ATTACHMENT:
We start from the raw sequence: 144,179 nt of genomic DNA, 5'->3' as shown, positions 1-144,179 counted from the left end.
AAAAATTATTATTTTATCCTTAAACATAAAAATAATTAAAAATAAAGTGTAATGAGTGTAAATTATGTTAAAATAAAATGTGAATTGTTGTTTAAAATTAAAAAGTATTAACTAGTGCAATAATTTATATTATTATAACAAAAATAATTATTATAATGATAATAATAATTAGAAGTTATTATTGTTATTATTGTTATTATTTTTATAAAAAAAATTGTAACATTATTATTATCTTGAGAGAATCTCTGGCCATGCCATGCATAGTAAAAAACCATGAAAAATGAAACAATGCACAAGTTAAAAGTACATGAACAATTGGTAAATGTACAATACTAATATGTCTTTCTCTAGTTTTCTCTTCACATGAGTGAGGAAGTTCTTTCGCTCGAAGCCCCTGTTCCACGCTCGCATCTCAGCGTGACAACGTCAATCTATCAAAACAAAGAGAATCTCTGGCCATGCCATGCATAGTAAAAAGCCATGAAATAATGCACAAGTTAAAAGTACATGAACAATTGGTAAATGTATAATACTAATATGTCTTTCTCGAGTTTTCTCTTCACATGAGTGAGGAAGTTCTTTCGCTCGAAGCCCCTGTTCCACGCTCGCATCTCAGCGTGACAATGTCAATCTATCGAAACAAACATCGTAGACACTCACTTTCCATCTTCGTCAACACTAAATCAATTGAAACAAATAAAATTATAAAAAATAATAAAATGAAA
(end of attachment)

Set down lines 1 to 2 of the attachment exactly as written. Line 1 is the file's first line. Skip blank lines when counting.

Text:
We start from the raw sequence: 144,179 nt of genomic DNA, 5'->3' as shown, positions 1-144,179 counted from the left end.
AAAAATTATTATTTTATCCTTAAACATAAAAATAATTAAAAATAAAGTGTAATGAGTGTAAATTATGTTAAAATAAAATGTGAATTGTTGTTTAAAATTAAAAAGTATTAACTAGTGCAATAATTTATATTATTATAACAAAAATAATTATTATAATGATAATAATAATTAGAAGTTATTATTGTTATTATTGTTATTATTTTTATAAAAAAAATTGTAACATTATTATTATCTTGAGAGAATCTCTGGCCATGCCATGCATAGTAAAAAACCATGAAAAATGAAACAATGCACAAGTTAAAAGTACATGAACAATTGGTAAATGTACAATACTAATATGTCTTTCTCTAGTTTTCTCTTCACATGAGTGAGGAAGTTCTTTCGCTCGAAGCCCCTGTTCCACGCTCGCATCTCAGCGTGACAACGTCAATCTATCAAAACAAAGAGAATCTCTGGCCATGCCATGCATAGTAAAAAGCCATGAAATAATGCACAAGTTAAAAGTACATGAACAATTGGTAAATGTATAATACTAATATGTCTTTCTCGAGTTTTCTCTTCACATGAGTGAGGAAGTTCTTTCGCTCGAAGCCCCTGTTCCACGCTCGCATCTCAGCGTGACAATGTCAATCTATCGAAACAAACATCGTAGACACTCACTTTCCATCTTCGTCAACACTAAATCAATTGAAACAAATAAAATTATAAAAAATAATAAAATGAAA